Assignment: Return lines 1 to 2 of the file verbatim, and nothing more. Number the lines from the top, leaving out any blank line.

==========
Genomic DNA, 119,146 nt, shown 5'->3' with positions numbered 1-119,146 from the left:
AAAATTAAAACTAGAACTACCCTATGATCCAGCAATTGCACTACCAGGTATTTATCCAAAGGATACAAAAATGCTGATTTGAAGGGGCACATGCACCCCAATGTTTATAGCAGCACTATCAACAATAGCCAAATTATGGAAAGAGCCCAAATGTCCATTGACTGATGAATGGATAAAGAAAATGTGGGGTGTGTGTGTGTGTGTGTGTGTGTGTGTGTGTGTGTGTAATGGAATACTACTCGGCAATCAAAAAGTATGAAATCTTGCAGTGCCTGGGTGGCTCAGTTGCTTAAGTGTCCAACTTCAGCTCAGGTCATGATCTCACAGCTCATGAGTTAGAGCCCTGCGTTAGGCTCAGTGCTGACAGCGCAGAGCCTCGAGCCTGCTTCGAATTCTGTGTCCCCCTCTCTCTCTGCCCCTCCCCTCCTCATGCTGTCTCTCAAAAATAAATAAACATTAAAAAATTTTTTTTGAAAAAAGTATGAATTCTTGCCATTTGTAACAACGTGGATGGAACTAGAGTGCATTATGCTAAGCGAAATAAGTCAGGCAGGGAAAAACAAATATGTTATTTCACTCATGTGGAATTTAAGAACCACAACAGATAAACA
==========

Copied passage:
Genomic DNA, 119,146 nt, shown 5'->3' with positions numbered 1-119,146 from the left:
AAAATTAAAACTAGAACTACCCTATGATCCAGCAATTGCACTACCAGGTATTTATCCAAAGGATACAAAAATGCTGATTTGAAGGGGCACATGCACCCCAATGTTTATAGCAGCACTATCAACAATAGCCAAATTATGGAAAGAGCCCAAATGTCCATTGACTGATGAATGGATAAAGAAAATGTGGGGTGTGTGTGTGTGTGTGTGTGTGTGTGTGTGTGTGTGTAATGGAATACTACTCGGCAATCAAAAAGTATGAAATCTTGCAGTGCCTGGGTGGCTCAGTTGCTTAAGTGTCCAACTTCAGCTCAGGTCATGATCTCACAGCTCATGAGTTAGAGCCCTGCGTTAGGCTCAGTGCTGACAGCGCAGAGCCTCGAGCCTGCTTCGAATTCTGTGTCCCCCTCTCTCTCTGCCCCTCCCCTCCTCATGCTGTCTCTCAAAAATAAATAAACATTAAAAAATTTTTTTTGAAAAAAGTATGAATTCTTGCCATTTGTAACAACGTGGATGGAACTAGAGTGCATTATGCTAAGCGAAATAAGTCAGGCAGGGAAAAACAAATATGTTATTTCACTCATGTGGAATTTAAGAACCACAACAGATAAACA